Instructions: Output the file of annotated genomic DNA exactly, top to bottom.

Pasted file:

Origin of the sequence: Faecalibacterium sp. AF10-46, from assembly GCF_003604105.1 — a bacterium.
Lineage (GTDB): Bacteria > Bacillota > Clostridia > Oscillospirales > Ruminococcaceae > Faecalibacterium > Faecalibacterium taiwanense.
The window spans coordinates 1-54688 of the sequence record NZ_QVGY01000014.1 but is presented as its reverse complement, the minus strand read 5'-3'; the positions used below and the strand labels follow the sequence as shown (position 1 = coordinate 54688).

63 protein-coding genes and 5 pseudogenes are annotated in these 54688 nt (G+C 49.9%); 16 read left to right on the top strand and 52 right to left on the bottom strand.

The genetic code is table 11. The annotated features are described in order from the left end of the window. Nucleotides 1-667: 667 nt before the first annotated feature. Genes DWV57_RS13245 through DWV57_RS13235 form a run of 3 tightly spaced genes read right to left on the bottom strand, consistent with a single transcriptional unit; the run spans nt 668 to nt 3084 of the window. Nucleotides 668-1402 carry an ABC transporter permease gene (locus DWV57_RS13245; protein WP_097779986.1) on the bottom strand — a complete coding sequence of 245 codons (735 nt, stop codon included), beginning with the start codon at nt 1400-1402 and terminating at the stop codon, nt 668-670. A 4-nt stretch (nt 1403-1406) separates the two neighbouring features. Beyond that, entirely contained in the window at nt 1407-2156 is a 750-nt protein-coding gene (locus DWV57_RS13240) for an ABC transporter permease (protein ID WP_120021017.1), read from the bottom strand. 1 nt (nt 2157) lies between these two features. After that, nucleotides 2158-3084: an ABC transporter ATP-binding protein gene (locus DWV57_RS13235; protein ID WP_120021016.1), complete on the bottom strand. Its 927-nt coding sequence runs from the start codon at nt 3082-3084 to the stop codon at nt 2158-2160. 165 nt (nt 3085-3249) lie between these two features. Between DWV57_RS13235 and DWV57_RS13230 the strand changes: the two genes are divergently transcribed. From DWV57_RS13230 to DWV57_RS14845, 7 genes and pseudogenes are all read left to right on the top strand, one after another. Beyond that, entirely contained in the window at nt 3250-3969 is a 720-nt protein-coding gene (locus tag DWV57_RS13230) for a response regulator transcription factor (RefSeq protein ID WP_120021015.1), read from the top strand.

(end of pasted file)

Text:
Origin of the sequence: Faecalibacterium sp. AF10-46, from assembly GCF_003604105.1 — a bacterium.
Lineage (GTDB): Bacteria > Bacillota > Clostridia > Oscillospirales > Ruminococcaceae > Faecalibacterium > Faecalibacterium taiwanense.
The window spans coordinates 1-54688 of the sequence record NZ_QVGY01000014.1 but is presented as its reverse complement, the minus strand read 5'-3'; the positions used below and the strand labels follow the sequence as shown (position 1 = coordinate 54688).

63 protein-coding genes and 5 pseudogenes are annotated in these 54688 nt (G+C 49.9%); 16 read left to right on the top strand and 52 right to left on the bottom strand.

The genetic code is table 11. The annotated features are described in order from the left end of the window. Nucleotides 1-667: 667 nt before the first annotated feature. Genes DWV57_RS13245 through DWV57_RS13235 form a run of 3 tightly spaced genes read right to left on the bottom strand, consistent with a single transcriptional unit; the run spans nt 668 to nt 3084 of the window. Nucleotides 668-1402 carry an ABC transporter permease gene (locus DWV57_RS13245; protein WP_097779986.1) on the bottom strand — a complete coding sequence of 245 codons (735 nt, stop codon included), beginning with the start codon at nt 1400-1402 and terminating at the stop codon, nt 668-670. A 4-nt stretch (nt 1403-1406) separates the two neighbouring features. Beyond that, entirely contained in the window at nt 1407-2156 is a 750-nt protein-coding gene (locus DWV57_RS13240) for an ABC transporter permease (protein ID WP_120021017.1), read from the bottom strand. 1 nt (nt 2157) lies between these two features. After that, nucleotides 2158-3084: an ABC transporter ATP-binding protein gene (locus DWV57_RS13235; protein ID WP_120021016.1), complete on the bottom strand. Its 927-nt coding sequence runs from the start codon at nt 3082-3084 to the stop codon at nt 2158-2160. 165 nt (nt 3085-3249) lie between these two features. Between DWV57_RS13235 and DWV57_RS13230 the strand changes: the two genes are divergently transcribed. From DWV57_RS13230 to DWV57_RS14845, 7 genes and pseudogenes are all read left to right on the top strand, one after another. Beyond that, entirely contained in the window at nt 3250-3969 is a 720-nt protein-coding gene (locus tag DWV57_RS13230) for a response regulator transcription factor (RefSeq protein ID WP_120021015.1), read from the top strand.